As for Harvick, it appears more likely that he'll stick with Richard Childress Racing after all, given his immensely successful season thus far with a victory at Talladega and his current reign as the points leader. That's not to say that the pride of Bakersfield, Calif., is going to back down when the money's on the line, having won this event in 2007.
Just as the NBA All-Star game allows players to experiment with various and unorthodox plays, NASCAR's "late spring classic" offers many chances for racers and pit crews to try out different car set-ups as well as pit strategies that can be used on the following weekend with the grand finale of Charlotte's version of Speedweeks.
First, the good.
In 2002, Jeff Burton's No. 99 Citgo Ford team decided to pit on the final lap of the first segment of the All-Star race, cleverly called by crew chief Frank Stoddard. By the time their stop was complete, Burton found himself sitting pretty in the second segment, beating out the rest of his peers.
Now, the bad.
Last year, Jeff Gordon went away with his somewhat conservative approach, gunning for the win in a daring three-wide formation against Ryan Newman and Kyle Busch. As the trio headed off the fourth corner, all hell broke loose with the No. 24 DuPont colors sliding scarily down the frontstretch grass before smashing into the outside-retaining wall after the dogleg.
With the exception of the 2008 event, in which even a daylong marathon of Golden Girls had more action than the All-Star race, there's a million reasons to think that this year's edition will be the most exciting one yet, right along with 1985, '87, '89, '92, and '94-'01.
Just as the fireworks have dissipated and the walls adorning Charlotte Motor Speedway are repainted from Sprint yellow to an ominous white, crews and drivers have to gear up for the all-important event in May for stock car racing. Spanning at least 600 miles in the course of 400 laps, it is the ultimate test of man and machine when the barometer and mercury levels start to rise near intolerance.
It can serve some cruel fates to drivers, as in the case when Fireball Roberts was critically injured and burned in a crash between turns one and two in 1964. He'd later lose his life that summer from injuries sustained in an accident while gunning his way to the front in the early stages of the World 600.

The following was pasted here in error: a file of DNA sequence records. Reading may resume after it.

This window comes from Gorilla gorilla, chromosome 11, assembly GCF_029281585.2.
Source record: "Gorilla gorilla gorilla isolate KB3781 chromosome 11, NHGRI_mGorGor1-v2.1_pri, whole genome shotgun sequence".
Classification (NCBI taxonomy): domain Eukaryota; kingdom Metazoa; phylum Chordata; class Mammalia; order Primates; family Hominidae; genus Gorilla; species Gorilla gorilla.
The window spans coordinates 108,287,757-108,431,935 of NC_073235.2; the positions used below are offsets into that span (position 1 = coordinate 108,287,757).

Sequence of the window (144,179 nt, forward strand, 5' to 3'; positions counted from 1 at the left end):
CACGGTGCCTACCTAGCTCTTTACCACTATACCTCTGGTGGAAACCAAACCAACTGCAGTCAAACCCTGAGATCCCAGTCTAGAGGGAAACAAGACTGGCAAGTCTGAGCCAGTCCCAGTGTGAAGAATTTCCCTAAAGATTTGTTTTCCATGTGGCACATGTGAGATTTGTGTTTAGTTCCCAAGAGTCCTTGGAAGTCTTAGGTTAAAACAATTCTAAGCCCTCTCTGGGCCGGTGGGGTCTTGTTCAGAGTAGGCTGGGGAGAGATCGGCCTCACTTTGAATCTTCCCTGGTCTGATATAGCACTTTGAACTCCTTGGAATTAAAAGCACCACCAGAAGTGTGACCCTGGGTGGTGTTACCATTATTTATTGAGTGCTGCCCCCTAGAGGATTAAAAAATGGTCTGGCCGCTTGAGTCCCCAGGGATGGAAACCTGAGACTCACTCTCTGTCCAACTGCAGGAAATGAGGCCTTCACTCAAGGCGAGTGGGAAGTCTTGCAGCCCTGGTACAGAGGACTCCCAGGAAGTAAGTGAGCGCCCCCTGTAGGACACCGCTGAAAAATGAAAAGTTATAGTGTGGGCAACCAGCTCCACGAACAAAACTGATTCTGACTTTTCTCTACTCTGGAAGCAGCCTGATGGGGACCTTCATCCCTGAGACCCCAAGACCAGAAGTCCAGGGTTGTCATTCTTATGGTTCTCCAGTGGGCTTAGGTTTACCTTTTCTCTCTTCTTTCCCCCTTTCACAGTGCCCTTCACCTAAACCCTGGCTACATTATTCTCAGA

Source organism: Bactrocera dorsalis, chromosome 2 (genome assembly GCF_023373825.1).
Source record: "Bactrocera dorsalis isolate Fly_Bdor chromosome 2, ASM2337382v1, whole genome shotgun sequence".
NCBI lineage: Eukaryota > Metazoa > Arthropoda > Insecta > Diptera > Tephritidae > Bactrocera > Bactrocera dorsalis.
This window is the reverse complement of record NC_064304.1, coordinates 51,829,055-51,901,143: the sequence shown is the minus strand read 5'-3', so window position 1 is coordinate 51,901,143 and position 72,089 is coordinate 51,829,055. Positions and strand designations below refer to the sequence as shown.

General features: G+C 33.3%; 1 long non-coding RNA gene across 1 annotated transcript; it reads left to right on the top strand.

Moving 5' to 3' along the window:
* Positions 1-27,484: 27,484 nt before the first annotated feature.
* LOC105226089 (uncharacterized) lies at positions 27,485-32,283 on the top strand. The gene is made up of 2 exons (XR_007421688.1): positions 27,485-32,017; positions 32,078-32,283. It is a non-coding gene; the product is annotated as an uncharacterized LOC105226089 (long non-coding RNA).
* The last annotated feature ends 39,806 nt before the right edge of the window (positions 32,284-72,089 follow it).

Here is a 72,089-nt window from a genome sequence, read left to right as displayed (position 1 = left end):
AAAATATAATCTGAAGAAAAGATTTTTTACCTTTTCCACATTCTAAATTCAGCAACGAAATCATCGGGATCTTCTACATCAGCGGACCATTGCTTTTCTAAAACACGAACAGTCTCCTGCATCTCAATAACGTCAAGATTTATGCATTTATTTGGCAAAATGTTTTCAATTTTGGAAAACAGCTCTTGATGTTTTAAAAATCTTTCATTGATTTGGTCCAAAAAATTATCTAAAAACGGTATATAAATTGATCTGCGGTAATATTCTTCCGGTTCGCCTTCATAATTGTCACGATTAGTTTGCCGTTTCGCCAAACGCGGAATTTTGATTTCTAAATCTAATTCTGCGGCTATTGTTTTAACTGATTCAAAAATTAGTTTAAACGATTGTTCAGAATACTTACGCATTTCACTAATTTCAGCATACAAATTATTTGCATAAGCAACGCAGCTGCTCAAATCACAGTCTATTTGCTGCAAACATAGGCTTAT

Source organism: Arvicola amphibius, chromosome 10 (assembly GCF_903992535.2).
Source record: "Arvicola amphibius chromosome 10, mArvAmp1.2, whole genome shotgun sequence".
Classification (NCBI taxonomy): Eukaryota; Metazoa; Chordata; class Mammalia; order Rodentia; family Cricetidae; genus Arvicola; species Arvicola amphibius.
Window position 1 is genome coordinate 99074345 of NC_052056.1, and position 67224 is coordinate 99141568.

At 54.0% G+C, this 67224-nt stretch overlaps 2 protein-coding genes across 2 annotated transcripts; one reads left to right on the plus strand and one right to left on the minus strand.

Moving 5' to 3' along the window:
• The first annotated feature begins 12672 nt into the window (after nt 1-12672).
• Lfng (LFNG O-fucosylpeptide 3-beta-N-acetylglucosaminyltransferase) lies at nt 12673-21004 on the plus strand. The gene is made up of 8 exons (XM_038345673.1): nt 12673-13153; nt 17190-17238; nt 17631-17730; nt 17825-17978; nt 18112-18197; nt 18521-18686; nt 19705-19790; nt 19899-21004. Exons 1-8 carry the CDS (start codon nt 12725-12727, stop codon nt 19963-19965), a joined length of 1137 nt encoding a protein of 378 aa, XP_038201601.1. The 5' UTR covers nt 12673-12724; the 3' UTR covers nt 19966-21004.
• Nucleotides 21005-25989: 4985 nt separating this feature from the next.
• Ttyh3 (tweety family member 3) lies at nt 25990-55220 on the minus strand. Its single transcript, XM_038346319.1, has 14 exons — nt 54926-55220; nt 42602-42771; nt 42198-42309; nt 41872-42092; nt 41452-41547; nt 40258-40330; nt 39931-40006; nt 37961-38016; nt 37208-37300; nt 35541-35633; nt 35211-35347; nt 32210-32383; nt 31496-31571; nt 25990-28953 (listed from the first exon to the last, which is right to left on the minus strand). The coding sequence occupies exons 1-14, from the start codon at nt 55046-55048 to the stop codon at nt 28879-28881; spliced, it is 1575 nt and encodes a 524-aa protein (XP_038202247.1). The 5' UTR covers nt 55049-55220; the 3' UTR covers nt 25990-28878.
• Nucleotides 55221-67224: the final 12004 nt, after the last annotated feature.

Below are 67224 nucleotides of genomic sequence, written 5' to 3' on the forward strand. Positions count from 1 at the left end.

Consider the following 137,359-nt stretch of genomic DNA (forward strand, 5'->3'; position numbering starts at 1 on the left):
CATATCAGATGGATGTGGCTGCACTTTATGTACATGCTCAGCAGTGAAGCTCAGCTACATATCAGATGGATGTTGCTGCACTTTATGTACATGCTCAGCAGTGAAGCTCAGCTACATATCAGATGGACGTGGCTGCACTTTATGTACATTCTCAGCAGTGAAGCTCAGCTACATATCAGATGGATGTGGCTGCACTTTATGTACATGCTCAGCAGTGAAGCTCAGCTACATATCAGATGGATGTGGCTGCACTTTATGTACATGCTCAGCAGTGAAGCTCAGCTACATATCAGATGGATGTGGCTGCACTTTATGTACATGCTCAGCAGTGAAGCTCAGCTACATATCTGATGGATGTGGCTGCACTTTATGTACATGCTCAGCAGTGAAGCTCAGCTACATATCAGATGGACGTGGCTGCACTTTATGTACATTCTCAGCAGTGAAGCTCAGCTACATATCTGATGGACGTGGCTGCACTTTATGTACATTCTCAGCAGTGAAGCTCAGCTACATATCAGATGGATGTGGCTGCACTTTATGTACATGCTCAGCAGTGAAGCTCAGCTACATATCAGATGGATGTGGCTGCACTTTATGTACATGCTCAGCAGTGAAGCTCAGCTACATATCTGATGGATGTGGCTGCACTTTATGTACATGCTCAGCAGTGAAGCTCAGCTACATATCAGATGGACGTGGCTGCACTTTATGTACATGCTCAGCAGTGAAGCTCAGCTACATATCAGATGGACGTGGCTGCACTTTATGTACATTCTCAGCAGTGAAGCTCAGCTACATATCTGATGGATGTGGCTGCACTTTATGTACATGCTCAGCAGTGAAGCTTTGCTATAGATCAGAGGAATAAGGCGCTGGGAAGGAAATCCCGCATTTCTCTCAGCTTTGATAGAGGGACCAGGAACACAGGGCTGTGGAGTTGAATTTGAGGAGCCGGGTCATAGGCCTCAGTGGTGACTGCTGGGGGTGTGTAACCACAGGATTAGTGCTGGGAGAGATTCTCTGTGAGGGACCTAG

Having been renamed the Coca-Cola 600 since 1985, this race has been a showcase for first-time winners, like Gordon in '94, Bobby Labonte in '95, Matt Kenseth in 2000, and David Reutimann last year. Be it by luck, smarts, or an all-around attack with a good car and consistently fast stops, the longest race in NASCAR proves equally as dramatic, prestigious, and important as its open-wheel cousin up the road in Speedway, Ind.
Memorial Day is synonymous with this event, often provoking patriotic thoughts and feelings with the spectators at the speedway. Cars will adorn the American colors of red, white, and blue, competing in a sport that may be dangerous, but not as perilous as the battles of the finest and braves of the nation overseas who defend our liberties and freedom.
When it all comes down to it, there's just no other month like May for NASCAR fans. Serving appetizers with a 400-lapper at Richmond, the Southern 500 in Darlington, and the annually tough 400-miler at Dover, Del., what more can a stock car fan ask for?
Of course, the main meal comprises of two white knuckle events that will surely be the talk around the water coolers in the days after; a pair of hard-fought races with all the excitement, hype, drama, and controversy that only the stick and ball sports can offer.
Part Two will look into the open-wheel circuit's foray with the month of May, particularly with the Grand Prix of Monaco and the Indianapolis 500, two crucial and prestigious events for the F1 and IZOD IndyCar Series, respectively.